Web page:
This is what I learned on our hiking trip…

The battle of the blisters... and mosquito bites.

The battle of the blisters… and mosquito bites.

1. Downhill is tough on the toes.

2. Even when you think you can’t go another step, you can.

3. My mom told me that hiking was a great time to say the rosary, she was right.
4. Gap becomes your favorite word.
5. After every grueling uphill there is a slightly less grueling downhill.
6. MRE’s taste terrible. Now, I have even more respect for our military.
7. The go girl is a pretty nifty invention. I laughed when i bought it and I never thought I’d use it, but it came in handy.
8. Shelters have mice. (I only stayed in one… That was enough)
9. The two things I was most worried about before leaving became the things I thought about the least.
10. Privys are much like the French Quarter… Smells worse when it rains.
11. My husband is patient… Who knew? Any time I wanted to hoist my pack over the edge, lay down on the trail and give up, he talked me into going forward.
12. The true grit ALICE pack is for the birds. That thing was heavy. I already have a better pack for next year.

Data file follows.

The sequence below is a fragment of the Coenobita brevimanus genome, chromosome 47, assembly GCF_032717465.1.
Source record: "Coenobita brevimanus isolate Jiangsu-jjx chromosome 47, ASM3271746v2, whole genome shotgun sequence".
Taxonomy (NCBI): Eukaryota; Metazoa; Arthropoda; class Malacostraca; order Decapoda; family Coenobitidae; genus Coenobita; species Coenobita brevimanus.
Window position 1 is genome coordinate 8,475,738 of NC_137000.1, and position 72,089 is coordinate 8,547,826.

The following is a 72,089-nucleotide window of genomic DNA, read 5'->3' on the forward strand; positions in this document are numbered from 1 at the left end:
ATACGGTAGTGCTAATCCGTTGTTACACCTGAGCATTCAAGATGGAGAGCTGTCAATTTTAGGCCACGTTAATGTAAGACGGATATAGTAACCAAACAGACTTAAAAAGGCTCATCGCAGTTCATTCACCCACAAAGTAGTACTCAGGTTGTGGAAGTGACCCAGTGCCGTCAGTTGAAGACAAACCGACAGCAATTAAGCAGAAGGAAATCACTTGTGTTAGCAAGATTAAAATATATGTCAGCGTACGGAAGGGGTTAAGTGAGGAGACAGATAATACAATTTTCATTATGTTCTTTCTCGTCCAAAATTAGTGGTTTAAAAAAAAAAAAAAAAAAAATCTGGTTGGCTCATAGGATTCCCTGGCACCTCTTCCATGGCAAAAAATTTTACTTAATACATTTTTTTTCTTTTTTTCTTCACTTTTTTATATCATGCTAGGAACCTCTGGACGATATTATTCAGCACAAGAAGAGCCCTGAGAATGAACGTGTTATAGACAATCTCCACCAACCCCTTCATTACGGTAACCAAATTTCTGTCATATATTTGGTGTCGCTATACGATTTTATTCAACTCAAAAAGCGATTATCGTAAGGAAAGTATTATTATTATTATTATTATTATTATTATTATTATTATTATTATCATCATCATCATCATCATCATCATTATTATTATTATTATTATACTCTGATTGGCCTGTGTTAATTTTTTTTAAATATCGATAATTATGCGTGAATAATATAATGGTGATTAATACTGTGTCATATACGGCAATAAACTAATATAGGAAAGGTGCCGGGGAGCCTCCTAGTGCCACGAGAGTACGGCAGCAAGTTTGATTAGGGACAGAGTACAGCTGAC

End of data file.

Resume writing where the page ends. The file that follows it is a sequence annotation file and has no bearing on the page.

13. No banjo music. All people we met were kind and had encouraging words. We shared a shelter one evening with a 75 year old lady who was hiking the trail alone. She shared her snickers bars with me… A total stranger.
14. Duct tape sticks better than band-aids… good thing I brought cute duct tape.
15. No one cares if you stink, they do too.
16. I never missed electricity.
17. The views can’t be described, nor can they be captured with a camera.
18. For me, hiking 8 miles with my pack on was harder than running a half-marathon.
19. No matter how careful you are, you will have dirt in your tent, between your toes, and under your fingernails.
20. I can’t wait until next year, and the year after that, and the year after that…

So a huge thanks to Danny Smith for helping me to embrace the whole idea as a good one. And thanks to Chris Thompson and his family for making it all possible.

P. S. I didn’t see a single bear.


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